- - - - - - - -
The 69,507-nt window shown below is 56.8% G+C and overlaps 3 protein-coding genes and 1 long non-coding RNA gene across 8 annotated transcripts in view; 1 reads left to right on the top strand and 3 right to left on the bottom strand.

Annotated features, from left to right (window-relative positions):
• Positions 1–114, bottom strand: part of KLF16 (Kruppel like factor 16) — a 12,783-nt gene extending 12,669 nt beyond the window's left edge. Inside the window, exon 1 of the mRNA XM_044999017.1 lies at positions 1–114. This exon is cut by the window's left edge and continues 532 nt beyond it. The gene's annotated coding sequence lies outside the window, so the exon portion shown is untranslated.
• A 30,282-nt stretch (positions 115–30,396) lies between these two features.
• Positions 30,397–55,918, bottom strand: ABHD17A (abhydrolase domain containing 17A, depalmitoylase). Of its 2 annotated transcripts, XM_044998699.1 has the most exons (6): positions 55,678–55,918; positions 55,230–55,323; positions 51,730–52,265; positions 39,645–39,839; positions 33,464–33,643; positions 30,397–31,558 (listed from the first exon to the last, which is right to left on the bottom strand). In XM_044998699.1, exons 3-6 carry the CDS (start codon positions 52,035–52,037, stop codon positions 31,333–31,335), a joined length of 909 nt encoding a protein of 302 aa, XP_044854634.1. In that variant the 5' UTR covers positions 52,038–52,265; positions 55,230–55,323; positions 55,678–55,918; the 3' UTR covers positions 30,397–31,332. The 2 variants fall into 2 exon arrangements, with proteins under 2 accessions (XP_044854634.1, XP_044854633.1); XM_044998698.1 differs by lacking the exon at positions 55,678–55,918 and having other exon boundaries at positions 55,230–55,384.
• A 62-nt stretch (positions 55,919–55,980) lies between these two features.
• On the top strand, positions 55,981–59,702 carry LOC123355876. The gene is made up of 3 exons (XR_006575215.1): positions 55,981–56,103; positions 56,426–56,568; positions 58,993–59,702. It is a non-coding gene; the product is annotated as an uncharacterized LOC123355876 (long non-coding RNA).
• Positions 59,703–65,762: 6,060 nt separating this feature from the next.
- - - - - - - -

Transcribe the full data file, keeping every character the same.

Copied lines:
The 69,507-nt window shown below is 56.8% G+C and overlaps 3 protein-coding genes and 1 long non-coding RNA gene across 8 annotated transcripts in view; 1 reads left to right on the top strand and 3 right to left on the bottom strand.

Annotated features, from left to right (window-relative positions):
• Positions 1–114, bottom strand: part of KLF16 (Kruppel like factor 16) — a 12,783-nt gene extending 12,669 nt beyond the window's left edge. Inside the window, exon 1 of the mRNA XM_044999017.1 lies at positions 1–114. This exon is cut by the window's left edge and continues 532 nt beyond it. The gene's annotated coding sequence lies outside the window, so the exon portion shown is untranslated.
• A 30,282-nt stretch (positions 115–30,396) lies between these two features.
• Positions 30,397–55,918, bottom strand: ABHD17A (abhydrolase domain containing 17A, depalmitoylase). Of its 2 annotated transcripts, XM_044998699.1 has the most exons (6): positions 55,678–55,918; positions 55,230–55,323; positions 51,730–52,265; positions 39,645–39,839; positions 33,464–33,643; positions 30,397–31,558 (listed from the first exon to the last, which is right to left on the bottom strand). In XM_044998699.1, exons 3-6 carry the CDS (start codon positions 52,035–52,037, stop codon positions 31,333–31,335), a joined length of 909 nt encoding a protein of 302 aa, XP_044854634.1. In that variant the 5' UTR covers positions 52,038–52,265; positions 55,230–55,323; positions 55,678–55,918; the 3' UTR covers positions 30,397–31,332. The 2 variants fall into 2 exon arrangements, with proteins under 2 accessions (XP_044854634.1, XP_044854633.1); XM_044998698.1 differs by lacking the exon at positions 55,678–55,918 and having other exon boundaries at positions 55,230–55,384.
• A 62-nt stretch (positions 55,919–55,980) lies between these two features.
• On the top strand, positions 55,981–59,702 carry LOC123355876. The gene is made up of 3 exons (XR_006575215.1): positions 55,981–56,103; positions 56,426–56,568; positions 58,993–59,702. It is a non-coding gene; the product is annotated as an uncharacterized LOC123355876 (long non-coding RNA).
• Positions 59,703–65,762: 6,060 nt separating this feature from the next.